Endocrine Society Announces 2021 Early Investigator Award Winners

The Endocrine Society has selected five recipients for its Early Investigators Awards. 

The Early Investigators Awards were established to assist in the development of early career investigators and to recognize their accomplishments in endocrine-related research. 

The Endocrine Society’s 2021 Early Investigators Award winners are: 

  • Himanshu AroraPhDof the University of Miami in Coral Gables, Fla. Arora’s lab focuses on exploring the therapeutic efficacy of immunotherapy against different stages of prostate cancer and using machine learning tools to study the progression of the cancer.  
  • Ana Aulinas, MD, PhDof the Hospital de Sant Pau in Barcelona, Spain. Her research focuses on neuroendocrinology, hypothalamic, and pituitary diseases. Aulinas seeks to improve outcomes in patients with pituitary diseases through her research, clinical work, and teaching.  
  • Athanasios Bikas, MD, PhDof Brigham and Women’s Hospital in Boston, Mass. Bikas pursued a post-graduate research fellowship in thyroid cancer. He has published several papers in high impact journals like The Journal of Clinical Endocrinology & Metabolism and Thyroid.  
  • Juan Brito, MD, of the Mayo Clinic in Rochester, Minn. Brito serves as a guideline methodologist for the Endocrine Society’s Clinical Practice Guidelines. He has authored more than 140 peer-reviewed manuscripts. His research focuses on thyroid cancer and its overtreatment and the use of levothyroxine in the US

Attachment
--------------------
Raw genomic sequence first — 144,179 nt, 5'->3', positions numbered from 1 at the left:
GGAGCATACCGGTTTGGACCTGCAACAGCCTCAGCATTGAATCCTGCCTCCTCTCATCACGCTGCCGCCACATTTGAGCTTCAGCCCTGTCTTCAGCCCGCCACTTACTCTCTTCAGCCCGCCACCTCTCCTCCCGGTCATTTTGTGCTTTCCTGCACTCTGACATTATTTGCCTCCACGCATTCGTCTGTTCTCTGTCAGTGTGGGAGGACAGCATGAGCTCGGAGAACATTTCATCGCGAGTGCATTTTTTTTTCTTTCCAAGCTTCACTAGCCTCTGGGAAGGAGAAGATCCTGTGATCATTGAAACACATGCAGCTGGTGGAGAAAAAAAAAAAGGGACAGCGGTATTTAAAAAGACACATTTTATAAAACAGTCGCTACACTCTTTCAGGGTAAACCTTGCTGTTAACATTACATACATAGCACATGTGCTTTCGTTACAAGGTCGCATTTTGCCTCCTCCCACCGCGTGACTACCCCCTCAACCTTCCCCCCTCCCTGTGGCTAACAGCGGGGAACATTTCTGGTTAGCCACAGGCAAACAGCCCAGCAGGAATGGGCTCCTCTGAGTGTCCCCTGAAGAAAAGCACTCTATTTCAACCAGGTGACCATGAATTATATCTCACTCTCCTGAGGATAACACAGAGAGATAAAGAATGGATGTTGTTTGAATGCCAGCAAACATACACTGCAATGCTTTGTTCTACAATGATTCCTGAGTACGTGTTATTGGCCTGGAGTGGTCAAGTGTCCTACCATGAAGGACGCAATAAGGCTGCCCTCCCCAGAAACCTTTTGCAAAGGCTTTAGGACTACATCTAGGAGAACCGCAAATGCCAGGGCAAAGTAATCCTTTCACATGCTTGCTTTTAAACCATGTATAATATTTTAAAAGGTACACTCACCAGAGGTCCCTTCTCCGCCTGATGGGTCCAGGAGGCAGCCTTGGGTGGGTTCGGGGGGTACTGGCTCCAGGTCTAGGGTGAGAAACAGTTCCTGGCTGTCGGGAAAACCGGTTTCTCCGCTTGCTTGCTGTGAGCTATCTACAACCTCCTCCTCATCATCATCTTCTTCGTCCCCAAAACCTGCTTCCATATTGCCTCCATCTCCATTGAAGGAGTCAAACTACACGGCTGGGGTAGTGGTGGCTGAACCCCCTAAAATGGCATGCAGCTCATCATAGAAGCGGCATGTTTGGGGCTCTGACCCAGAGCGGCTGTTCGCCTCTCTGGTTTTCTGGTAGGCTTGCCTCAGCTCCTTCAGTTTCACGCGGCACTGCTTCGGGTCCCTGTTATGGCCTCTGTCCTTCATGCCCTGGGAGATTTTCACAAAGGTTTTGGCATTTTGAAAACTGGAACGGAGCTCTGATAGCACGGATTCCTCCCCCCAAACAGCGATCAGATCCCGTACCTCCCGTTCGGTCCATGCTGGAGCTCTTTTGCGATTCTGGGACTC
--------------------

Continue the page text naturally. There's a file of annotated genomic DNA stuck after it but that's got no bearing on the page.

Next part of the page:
• Manuel D. Gahete, PhDof the University of Cordoba in Andalusia, Spain. Gahete’s research focuses on identifying novel molecules that could be used as diagnostic, prognostic, and/or therapeutic markers for endocrine cancers and diseases such as obesity and diabetes.  

Arora completed his master’s degree in biotechnology at Devi Ahilya University, Indore India. He was awarded the Korean Government Scholarship for his PhD in molecular biology from the National Institute of International Education [NIIED] and was the recipient of the Brain Korea 21 [BK21] scholarship in 2009-2010 from Seoul National University. Then he was awarded Young Investigator award from Regional center for Biotechnology, DBT, India where he worked on the mechanisms of resistance development in colorectal cancer before moving to CNRS, France, where he spent two years as a postdoc and explored regenerative mechanisms in developmental biology. He joined the University of Miami in 2016 as a postdoc fellow where he explored the role of nitric oxide donors and their anti-inflammatory and anti-proliferative effects on tumor microenvironment of castration resistant prostate cancer. In 2019, Arora joined the University of Miami as a faculty and his lab is currently focusing on: 1) Exploring therapeutic efficacy of nitric oxide donors (immunotherapy) against different stages of prostate cancer progression; 2) Using nitric oxide donors in combination with currently available immune checkpoint inhibitors like PD-L1 inhibitors, MIA series compounds, and CSF1R inhibitors; and 3) using machine learning tools to study the progression of prostate cancer and applying this knowledge in building up translational tools that could be used by researchers, clinicians, and patients.